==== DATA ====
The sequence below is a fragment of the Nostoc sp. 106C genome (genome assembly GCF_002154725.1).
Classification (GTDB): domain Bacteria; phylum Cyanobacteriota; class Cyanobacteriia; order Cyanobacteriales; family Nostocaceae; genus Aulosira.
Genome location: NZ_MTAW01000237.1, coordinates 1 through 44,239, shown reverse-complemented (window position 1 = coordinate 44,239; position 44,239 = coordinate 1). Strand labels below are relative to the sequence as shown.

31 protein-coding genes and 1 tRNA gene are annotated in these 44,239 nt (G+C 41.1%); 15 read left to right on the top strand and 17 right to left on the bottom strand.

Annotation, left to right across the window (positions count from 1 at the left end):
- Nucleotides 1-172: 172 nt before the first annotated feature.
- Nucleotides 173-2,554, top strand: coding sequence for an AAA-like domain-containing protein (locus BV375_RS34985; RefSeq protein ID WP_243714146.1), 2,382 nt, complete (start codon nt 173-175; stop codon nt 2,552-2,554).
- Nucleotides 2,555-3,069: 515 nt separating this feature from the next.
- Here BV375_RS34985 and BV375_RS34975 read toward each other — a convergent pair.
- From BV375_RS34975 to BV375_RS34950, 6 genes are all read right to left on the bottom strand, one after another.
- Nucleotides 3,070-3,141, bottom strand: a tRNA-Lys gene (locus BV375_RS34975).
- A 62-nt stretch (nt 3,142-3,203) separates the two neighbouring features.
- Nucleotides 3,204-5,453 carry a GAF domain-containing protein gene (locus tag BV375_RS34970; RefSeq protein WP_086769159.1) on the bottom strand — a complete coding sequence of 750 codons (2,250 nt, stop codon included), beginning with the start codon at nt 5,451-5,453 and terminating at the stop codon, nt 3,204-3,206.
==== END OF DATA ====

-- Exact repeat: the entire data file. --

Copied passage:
The sequence below is a fragment of the Nostoc sp. 106C genome (genome assembly GCF_002154725.1).
Classification (GTDB): domain Bacteria; phylum Cyanobacteriota; class Cyanobacteriia; order Cyanobacteriales; family Nostocaceae; genus Aulosira.
Genome location: NZ_MTAW01000237.1, coordinates 1 through 44,239, shown reverse-complemented (window position 1 = coordinate 44,239; position 44,239 = coordinate 1). Strand labels below are relative to the sequence as shown.

31 protein-coding genes and 1 tRNA gene are annotated in these 44,239 nt (G+C 41.1%); 15 read left to right on the top strand and 17 right to left on the bottom strand.

Annotation, left to right across the window (positions count from 1 at the left end):
- Nucleotides 1-172: 172 nt before the first annotated feature.
- Nucleotides 173-2,554, top strand: coding sequence for an AAA-like domain-containing protein (locus BV375_RS34985; RefSeq protein ID WP_243714146.1), 2,382 nt, complete (start codon nt 173-175; stop codon nt 2,552-2,554).
- Nucleotides 2,555-3,069: 515 nt separating this feature from the next.
- Here BV375_RS34985 and BV375_RS34975 read toward each other — a convergent pair.
- From BV375_RS34975 to BV375_RS34950, 6 genes are all read right to left on the bottom strand, one after another.
- Nucleotides 3,070-3,141, bottom strand: a tRNA-Lys gene (locus BV375_RS34975).
- A 62-nt stretch (nt 3,142-3,203) separates the two neighbouring features.
- Nucleotides 3,204-5,453 carry a GAF domain-containing protein gene (locus tag BV375_RS34970; RefSeq protein WP_086769159.1) on the bottom strand — a complete coding sequence of 750 codons (2,250 nt, stop codon included), beginning with the start codon at nt 5,451-5,453 and terminating at the stop codon, nt 3,204-3,206.